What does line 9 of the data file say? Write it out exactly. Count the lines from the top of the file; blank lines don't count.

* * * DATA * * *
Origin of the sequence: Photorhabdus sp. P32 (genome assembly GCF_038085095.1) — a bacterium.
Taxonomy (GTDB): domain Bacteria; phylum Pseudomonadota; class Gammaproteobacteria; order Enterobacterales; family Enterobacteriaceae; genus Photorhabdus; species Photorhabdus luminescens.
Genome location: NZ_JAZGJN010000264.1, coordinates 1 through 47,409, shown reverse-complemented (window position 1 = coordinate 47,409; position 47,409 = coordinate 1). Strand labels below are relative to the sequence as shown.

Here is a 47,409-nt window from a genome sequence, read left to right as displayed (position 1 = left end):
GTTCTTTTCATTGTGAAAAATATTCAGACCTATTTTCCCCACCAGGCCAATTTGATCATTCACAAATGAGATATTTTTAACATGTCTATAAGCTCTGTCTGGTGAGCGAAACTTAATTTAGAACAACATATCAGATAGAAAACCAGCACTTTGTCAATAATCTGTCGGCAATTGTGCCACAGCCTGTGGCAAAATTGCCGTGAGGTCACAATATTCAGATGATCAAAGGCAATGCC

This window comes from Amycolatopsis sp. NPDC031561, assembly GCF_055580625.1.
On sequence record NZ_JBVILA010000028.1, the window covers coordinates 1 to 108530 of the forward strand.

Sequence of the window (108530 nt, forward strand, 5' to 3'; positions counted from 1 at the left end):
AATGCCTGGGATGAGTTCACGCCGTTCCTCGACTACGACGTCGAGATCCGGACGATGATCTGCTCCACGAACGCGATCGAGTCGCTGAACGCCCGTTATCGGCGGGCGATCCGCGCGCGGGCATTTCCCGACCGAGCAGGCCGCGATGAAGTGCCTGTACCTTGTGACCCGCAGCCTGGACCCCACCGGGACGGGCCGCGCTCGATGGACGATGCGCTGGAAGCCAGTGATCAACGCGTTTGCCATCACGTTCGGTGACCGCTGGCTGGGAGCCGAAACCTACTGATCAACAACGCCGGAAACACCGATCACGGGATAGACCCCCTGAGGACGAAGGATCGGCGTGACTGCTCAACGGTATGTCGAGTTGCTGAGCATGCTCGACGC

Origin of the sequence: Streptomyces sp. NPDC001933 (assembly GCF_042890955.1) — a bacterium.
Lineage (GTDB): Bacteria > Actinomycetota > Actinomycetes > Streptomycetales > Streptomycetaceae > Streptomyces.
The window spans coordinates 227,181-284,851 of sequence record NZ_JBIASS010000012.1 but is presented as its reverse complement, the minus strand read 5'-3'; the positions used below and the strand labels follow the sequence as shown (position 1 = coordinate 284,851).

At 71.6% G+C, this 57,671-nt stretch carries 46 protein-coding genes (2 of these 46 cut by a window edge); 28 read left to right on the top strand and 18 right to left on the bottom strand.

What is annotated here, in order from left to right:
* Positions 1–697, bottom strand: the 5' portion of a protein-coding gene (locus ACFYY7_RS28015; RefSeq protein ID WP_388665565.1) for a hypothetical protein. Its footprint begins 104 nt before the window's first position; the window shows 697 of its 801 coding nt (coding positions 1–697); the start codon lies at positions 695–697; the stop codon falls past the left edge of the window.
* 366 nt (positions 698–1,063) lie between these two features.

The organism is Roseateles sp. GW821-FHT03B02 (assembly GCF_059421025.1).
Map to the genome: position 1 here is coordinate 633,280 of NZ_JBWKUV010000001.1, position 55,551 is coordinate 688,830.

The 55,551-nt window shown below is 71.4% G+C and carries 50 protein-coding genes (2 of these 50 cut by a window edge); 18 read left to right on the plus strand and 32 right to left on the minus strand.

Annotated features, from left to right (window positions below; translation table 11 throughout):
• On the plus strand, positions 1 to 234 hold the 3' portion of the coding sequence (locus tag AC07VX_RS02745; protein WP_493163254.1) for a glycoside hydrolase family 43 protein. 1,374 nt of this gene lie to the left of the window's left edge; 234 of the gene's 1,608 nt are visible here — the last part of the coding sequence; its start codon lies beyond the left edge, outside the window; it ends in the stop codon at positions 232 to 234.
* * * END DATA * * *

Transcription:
AATGCCTGGGATGAGTTCACGCCGTTCCTCGACTACGACGTCGAGATCCGGACGATGATCTGCTCCACGAACGCGATCGAGTCGCTGAACGCCCGTTATCGGCGGGCGATCCGCGCGCGGGCATTTCCCGACCGAGCAGGCCGCGATGAAGTGCCTGTACCTTGTGACCCGCAGCCTGGACCCCACCGGGACGGGCCGCGCTCGATGGACGATGCGCTGGAAGCCAGTGATCAACGCGTTTGCCATCACGTTCGGTGACCGCTGGCTGGGAGCCGAAACCTACTGATCAACAACGCCGGAAACACCGATCACGGGATAGACCCCCTGAGGACGAAGGATCGGCGTGACTGCTCAACGGTATGTCGAGTTGCTGAGCATGCTCGACGC